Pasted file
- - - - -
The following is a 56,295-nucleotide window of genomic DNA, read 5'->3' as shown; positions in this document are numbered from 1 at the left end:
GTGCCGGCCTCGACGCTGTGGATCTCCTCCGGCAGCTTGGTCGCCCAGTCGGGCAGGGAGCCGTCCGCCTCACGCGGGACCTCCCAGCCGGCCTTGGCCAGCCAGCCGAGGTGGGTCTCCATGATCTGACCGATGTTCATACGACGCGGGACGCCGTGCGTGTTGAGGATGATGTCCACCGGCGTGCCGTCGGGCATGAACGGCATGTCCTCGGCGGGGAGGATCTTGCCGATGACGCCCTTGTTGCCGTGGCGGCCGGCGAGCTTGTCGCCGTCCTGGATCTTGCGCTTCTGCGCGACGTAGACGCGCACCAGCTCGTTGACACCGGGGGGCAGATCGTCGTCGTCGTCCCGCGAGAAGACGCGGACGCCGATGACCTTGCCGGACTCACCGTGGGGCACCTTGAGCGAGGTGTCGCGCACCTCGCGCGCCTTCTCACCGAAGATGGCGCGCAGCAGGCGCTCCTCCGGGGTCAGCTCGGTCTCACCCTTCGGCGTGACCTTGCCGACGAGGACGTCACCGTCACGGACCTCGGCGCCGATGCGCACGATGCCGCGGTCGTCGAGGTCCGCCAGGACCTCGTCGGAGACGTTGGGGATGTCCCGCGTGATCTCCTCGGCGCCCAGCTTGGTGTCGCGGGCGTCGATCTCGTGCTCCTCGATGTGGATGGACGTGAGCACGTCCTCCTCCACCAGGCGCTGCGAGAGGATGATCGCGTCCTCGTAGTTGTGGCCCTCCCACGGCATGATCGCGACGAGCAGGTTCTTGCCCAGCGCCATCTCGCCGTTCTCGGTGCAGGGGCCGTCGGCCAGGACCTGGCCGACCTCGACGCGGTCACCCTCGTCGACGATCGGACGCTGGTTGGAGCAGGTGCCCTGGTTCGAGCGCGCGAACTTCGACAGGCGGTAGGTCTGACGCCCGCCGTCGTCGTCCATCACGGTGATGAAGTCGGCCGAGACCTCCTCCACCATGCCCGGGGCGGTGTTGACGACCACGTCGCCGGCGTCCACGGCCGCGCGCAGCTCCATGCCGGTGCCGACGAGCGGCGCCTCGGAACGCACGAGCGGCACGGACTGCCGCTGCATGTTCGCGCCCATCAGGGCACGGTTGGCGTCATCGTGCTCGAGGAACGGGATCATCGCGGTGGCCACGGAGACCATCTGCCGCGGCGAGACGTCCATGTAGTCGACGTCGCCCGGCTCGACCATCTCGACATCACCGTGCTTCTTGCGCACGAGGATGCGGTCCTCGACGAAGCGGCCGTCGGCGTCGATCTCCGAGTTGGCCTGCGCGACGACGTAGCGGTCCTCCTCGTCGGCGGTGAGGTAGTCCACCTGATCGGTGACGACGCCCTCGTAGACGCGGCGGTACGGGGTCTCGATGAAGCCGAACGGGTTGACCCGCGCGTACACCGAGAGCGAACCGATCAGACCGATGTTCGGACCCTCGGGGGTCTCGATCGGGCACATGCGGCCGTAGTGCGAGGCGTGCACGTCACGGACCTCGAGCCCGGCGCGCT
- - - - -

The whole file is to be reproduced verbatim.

The following is a 56,295-nucleotide window of genomic DNA, read 5'->3' as shown; positions in this document are numbered from 1 at the left end:
GTGCCGGCCTCGACGCTGTGGATCTCCTCCGGCAGCTTGGTCGCCCAGTCGGGCAGGGAGCCGTCCGCCTCACGCGGGACCTCCCAGCCGGCCTTGGCCAGCCAGCCGAGGTGGGTCTCCATGATCTGACCGATGTTCATACGACGCGGGACGCCGTGCGTGTTGAGGATGATGTCCACCGGCGTGCCGTCGGGCATGAACGGCATGTCCTCGGCGGGGAGGATCTTGCCGATGACGCCCTTGTTGCCGTGGCGGCCGGCGAGCTTGTCGCCGTCCTGGATCTTGCGCTTCTGCGCGACGTAGACGCGCACCAGCTCGTTGACACCGGGGGGCAGATCGTCGTCGTCGTCCCGCGAGAAGACGCGGACGCCGATGACCTTGCCGGACTCACCGTGGGGCACCTTGAGCGAGGTGTCGCGCACCTCGCGCGCCTTCTCACCGAAGATGGCGCGCAGCAGGCGCTCCTCCGGGGTCAGCTCGGTCTCACCCTTCGGCGTGACCTTGCCGACGAGGACGTCACCGTCACGGACCTCGGCGCCGATGCGCACGATGCCGCGGTCGTCGAGGTCCGCCAGGACCTCGTCGGAGACGTTGGGGATGTCCCGCGTGATCTCCTCGGCGCCCAGCTTGGTGTCGCGGGCGTCGATCTCGTGCTCCTCGATGTGGATGGACGTGAGCACGTCCTCCTCCACCAGGCGCTGCGAGAGGATGATCGCGTCCTCGTAGTTGTGGCCCTCCCACGGCATGATCGCGACGAGCAGGTTCTTGCCCAGCGCCATCTCGCCGTTCTCGGTGCAGGGGCCGTCGGCCAGGACCTGGCCGACCTCGACGCGGTCACCCTCGTCGACGATCGGACGCTGGTTGGAGCAGGTGCCCTGGTTCGAGCGCGCGAACTTCGACAGGCGGTAGGTCTGACGCCCGCCGTCGTCGTCCATCACGGTGATGAAGTCGGCCGAGACCTCCTCCACCATGCCCGGGGCGGTGTTGACGACCACGTCGCCGGCGTCCACGGCCGCGCGCAGCTCCATGCCGGTGCCGACGAGCGGCGCCTCGGAACGCACGAGCGGCACGGACTGCCGCTGCATGTTCGCGCCCATCAGGGCACGGTTGGCGTCATCGTGCTCGAGGAACGGGATCATCGCGGTGGCCACGGAGACCATCTGCCGCGGCGAGACGTCCATGTAGTCGACGTCGCCCGGCTCGACCATCTCGACATCACCGTGCTTCTTGCGCACGAGGATGCGGTCCTCGACGAAGCGGCCGTCGGCGTCGATCTCCGAGTTGGCCTGCGCGACGACGTAGCGGTCCTCCTCGTCGGCGGTGAGGTAGTCCACCTGATCGGTGACGACGCCCTCGTAGACGCGGCGGTACGGGGTCTCGATGAAGCCGAACGGGTTGACCCGCGCGTACACCGAGAGCGAACCGATCAGACCGATGTTCGGACCCTCGGGGGTCTCGATCGGGCACATGCGGCCGTAGTGCGAGGCGTGCACGTCACGGACCTCGAGCCCGGCGCGCT